Expatriate Taxes

Closeup of calculator with a pencil in the background indicating expatriate taxes being filled out

Huddleston Tax CPAs offers a wide range of expatriate tax services, including foreign tax planning and compliance services.

If you are a U.S. citizen, resident alien living abroad, or if you have foreign income, it’s not uncommon for your tax situation to be maddeningly complicated. There are steps you can take to mitigate this problem however. Keep informed, do your research, and you’ll be able to take advantage of all of the deductions, credits and other tax saving opportunities available to you.

Critical Issues Facing Expatriates

1. Foreign Earned Income Exclusion

U.S. citizens and residents who live and work outside the U.S. may be eligible for the foreign earned income exclusion which will reduce taxable income. By way of this exclusion, citizens and residents may be able to exclude all or a portion of their foreign wage or self-employment income from their federal income tax liability.

In order to qualify for this exclusion, a person needs to work and reside outside of the U.S. and also meet either the Bona Fide Resident or Physical Presence tests.

2. Foreign Tax Credit

If you pay taxes to a foreign government on foreign income and are faced with a federal income tax liability to the U.S. on said income, you may be eligible for a foreign tax credit. You may also benefit from an itemized deduction depending on the details of your situation.

If you take a deduction, your foreign income taxes will be used to reduce your U.S. taxable income. If you take the tax credit, your foreign income will reduce your U.S. tax liability. Taking the tax credit will place you in a superior position (in most cases).

3. Foreign Bank Account Reporting

If you have a financial interest in — or significant authority over — a foreign financial account, such as:

  • a bank account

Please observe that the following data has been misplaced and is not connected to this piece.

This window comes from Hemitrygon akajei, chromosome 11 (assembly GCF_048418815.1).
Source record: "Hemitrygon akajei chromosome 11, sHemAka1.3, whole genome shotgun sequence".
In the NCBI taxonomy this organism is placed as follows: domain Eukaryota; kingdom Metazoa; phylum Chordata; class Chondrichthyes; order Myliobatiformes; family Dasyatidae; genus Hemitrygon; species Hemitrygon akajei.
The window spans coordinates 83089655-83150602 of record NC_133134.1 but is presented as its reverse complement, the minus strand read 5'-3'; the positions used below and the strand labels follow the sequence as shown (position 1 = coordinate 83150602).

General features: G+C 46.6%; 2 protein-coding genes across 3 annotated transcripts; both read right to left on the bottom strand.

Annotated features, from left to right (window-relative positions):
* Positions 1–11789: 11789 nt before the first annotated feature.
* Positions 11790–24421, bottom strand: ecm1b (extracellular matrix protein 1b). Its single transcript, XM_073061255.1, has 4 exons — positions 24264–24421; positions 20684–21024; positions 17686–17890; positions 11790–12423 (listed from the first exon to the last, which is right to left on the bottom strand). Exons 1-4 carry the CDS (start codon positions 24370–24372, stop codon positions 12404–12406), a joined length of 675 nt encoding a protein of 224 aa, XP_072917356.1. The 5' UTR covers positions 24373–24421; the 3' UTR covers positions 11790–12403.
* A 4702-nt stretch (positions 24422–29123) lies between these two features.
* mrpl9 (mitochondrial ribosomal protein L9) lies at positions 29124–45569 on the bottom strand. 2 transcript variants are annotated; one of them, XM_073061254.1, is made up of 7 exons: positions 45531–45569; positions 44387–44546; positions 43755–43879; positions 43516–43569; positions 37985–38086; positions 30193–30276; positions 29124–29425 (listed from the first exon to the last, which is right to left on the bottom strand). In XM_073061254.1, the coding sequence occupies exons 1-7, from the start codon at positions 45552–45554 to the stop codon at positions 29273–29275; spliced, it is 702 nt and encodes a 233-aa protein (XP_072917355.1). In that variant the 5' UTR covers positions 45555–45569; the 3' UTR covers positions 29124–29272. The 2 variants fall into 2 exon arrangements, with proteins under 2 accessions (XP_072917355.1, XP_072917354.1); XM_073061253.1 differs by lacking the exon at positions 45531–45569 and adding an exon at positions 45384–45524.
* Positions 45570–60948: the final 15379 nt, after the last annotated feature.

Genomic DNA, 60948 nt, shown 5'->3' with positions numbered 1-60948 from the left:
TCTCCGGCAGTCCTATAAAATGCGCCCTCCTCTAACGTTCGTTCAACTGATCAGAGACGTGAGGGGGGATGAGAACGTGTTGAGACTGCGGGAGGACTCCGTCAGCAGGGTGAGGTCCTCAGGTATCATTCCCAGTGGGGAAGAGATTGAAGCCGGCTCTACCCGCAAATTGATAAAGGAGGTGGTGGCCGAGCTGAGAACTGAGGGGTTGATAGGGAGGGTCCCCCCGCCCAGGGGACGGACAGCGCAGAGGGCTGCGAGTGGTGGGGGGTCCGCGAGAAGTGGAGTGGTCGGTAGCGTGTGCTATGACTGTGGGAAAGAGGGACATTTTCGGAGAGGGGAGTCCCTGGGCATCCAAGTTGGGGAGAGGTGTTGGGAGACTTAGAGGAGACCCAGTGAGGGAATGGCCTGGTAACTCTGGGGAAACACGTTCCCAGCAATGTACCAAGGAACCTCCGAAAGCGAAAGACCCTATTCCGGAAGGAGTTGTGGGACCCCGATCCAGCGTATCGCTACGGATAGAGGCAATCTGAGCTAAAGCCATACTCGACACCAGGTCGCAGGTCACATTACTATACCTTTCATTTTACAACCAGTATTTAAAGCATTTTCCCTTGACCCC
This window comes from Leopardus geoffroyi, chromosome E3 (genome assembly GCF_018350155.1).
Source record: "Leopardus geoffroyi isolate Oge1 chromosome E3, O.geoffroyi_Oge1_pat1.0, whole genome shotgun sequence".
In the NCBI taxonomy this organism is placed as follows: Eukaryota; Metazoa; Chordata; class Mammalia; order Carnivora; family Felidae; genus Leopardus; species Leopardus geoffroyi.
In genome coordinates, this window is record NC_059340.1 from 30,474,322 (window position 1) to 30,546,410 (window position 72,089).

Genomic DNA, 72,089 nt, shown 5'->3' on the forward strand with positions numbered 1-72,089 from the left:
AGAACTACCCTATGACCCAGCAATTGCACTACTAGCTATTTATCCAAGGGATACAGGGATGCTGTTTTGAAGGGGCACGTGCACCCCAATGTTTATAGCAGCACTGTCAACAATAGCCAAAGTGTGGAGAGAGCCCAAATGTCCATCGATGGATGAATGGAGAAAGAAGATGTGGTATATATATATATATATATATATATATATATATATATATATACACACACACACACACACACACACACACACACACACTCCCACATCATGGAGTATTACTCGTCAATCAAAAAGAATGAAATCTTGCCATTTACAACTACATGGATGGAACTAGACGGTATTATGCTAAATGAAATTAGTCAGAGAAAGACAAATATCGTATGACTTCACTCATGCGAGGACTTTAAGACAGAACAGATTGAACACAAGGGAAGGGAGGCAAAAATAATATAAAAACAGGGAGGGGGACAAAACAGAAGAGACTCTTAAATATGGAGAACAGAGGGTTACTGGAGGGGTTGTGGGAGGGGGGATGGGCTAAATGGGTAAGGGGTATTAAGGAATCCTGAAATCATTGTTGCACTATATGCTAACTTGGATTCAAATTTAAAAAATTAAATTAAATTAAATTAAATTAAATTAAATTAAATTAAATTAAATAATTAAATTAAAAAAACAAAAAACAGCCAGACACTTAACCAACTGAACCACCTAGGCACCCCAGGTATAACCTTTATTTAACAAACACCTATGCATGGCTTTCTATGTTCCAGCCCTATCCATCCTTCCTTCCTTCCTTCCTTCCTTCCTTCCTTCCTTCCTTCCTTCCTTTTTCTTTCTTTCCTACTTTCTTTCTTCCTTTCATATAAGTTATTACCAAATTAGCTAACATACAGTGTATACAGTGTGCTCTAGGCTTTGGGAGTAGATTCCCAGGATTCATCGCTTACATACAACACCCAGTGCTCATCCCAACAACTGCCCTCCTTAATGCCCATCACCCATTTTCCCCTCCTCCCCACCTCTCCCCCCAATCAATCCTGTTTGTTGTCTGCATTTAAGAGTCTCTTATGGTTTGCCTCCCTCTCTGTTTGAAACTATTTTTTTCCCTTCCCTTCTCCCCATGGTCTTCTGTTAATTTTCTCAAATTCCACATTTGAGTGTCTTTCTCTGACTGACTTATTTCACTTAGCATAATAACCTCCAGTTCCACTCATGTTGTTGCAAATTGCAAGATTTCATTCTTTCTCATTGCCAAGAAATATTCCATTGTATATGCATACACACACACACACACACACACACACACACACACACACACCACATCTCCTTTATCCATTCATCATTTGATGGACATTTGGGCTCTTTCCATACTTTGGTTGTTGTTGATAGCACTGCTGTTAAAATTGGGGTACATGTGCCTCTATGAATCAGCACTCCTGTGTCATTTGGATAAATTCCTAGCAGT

• brokerage account
  • trust
  • mutual fund
  • money market account

or other type of account, and your interest exceeds certain thresholds (i.e. $10,000 at any time during the year), the Bank Secrecy Act may compel you to formally report your account annually to the IRS by filing a report of Foreign Bank and Financial Accounts (FBAR). To report the FBAR you will need to complete and send form TD F 90-22.1.

Form 8938 – Under FATCA, certain U.S. taxpayers holding financial assets — $50,000 on the final day of the tax year, or $75,000 at any time during the tax year — outside of the U.S. is required to report those financial assets to the IRS.

Higher threshold amounts apply to married couples filing jointly and for individuals who are living abroad. Generally, taxpayers report these assets using Form 8938 (downloadable above), Statement of Specified Foreign Financial Assets.

If you are neither a United States citizen or resident, but generate income in the United States, you may be required to file a U.S. income tax return.

Rental Income & Dividends/Interests from Assets in the United States

Individuals who are neither U.S. citizens or residents are liable for U.S. income tax only on the income which is generated by working with a U.S. trade or business entity. Rental income from U.S. real estate and recognized gains from the sale of U.S. real estate are subject to taxation by the United States. Also, as a general rule, dividends and interest payments from U.S. corporations are taxable by the U.S. government.

Located in the greater Seattle region, Huddleston Tax CPAs provides high-quality tax solutions both for U.S. expatriates overseas and for foreign nationals, including resident and non-resident aliens.

Call 425-483-6600 today and learn about our expatriate tax service.

Image credit: Sole Treadmill